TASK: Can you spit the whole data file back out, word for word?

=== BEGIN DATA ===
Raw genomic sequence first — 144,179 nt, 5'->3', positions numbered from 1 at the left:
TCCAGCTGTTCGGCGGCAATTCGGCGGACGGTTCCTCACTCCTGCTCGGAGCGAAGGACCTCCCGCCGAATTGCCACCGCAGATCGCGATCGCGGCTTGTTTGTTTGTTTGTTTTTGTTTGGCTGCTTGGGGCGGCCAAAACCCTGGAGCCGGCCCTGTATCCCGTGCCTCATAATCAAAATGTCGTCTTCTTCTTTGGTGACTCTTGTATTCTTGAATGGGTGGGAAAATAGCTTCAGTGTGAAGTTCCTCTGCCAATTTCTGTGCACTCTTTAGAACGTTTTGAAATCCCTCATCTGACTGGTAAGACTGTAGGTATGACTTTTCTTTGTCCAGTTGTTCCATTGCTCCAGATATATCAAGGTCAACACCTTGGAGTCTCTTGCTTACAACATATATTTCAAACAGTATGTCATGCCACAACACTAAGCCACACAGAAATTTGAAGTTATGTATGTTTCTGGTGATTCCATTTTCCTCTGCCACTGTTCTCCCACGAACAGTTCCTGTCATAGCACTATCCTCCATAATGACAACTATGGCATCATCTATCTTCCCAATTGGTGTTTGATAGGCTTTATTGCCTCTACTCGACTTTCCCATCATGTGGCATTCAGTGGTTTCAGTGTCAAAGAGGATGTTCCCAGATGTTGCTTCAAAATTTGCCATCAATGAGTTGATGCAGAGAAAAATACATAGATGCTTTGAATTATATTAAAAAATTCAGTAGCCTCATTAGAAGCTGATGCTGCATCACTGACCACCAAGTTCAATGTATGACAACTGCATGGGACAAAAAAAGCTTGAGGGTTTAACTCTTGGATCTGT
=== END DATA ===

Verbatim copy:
Raw genomic sequence first — 144,179 nt, 5'->3', positions numbered from 1 at the left:
TCCAGCTGTTCGGCGGCAATTCGGCGGACGGTTCCTCACTCCTGCTCGGAGCGAAGGACCTCCCGCCGAATTGCCACCGCAGATCGCGATCGCGGCTTGTTTGTTTGTTTGTTTTTGTTTGGCTGCTTGGGGCGGCCAAAACCCTGGAGCCGGCCCTGTATCCCGTGCCTCATAATCAAAATGTCGTCTTCTTCTTTGGTGACTCTTGTATTCTTGAATGGGTGGGAAAATAGCTTCAGTGTGAAGTTCCTCTGCCAATTTCTGTGCACTCTTTAGAACGTTTTGAAATCCCTCATCTGACTGGTAAGACTGTAGGTATGACTTTTCTTTGTCCAGTTGTTCCATTGCTCCAGATATATCAAGGTCAACACCTTGGAGTCTCTTGCTTACAACATATATTTCAAACAGTATGTCATGCCACAACACTAAGCCACACAGAAATTTGAAGTTATGTATGTTTCTGGTGATTCCATTTTCCTCTGCCACTGTTCTCCCACGAACAGTTCCTGTCATAGCACTATCCTCCATAATGACAACTATGGCATCATCTATCTTCCCAATTGGTGTTTGATAGGCTTTATTGCCTCTACTCGACTTTCCCATCATGTGGCATTCAGTGGTTTCAGTGTCAAAGAGGATGTTCCCAGATGTTGCTTCAAAATTTGCCATCAATGAGTTGATGCAGAGAAAAATACATAGATGCTTTGAATTATATTAAAAAATTCAGTAGCCTCATTAGAAGCTGATGCTGCATCACTGACCACCAAGTTCAATGTATGACAACTGCATGGGACAAAAAAAGCTTGAGGGTTTAACTCTTGGATCTGT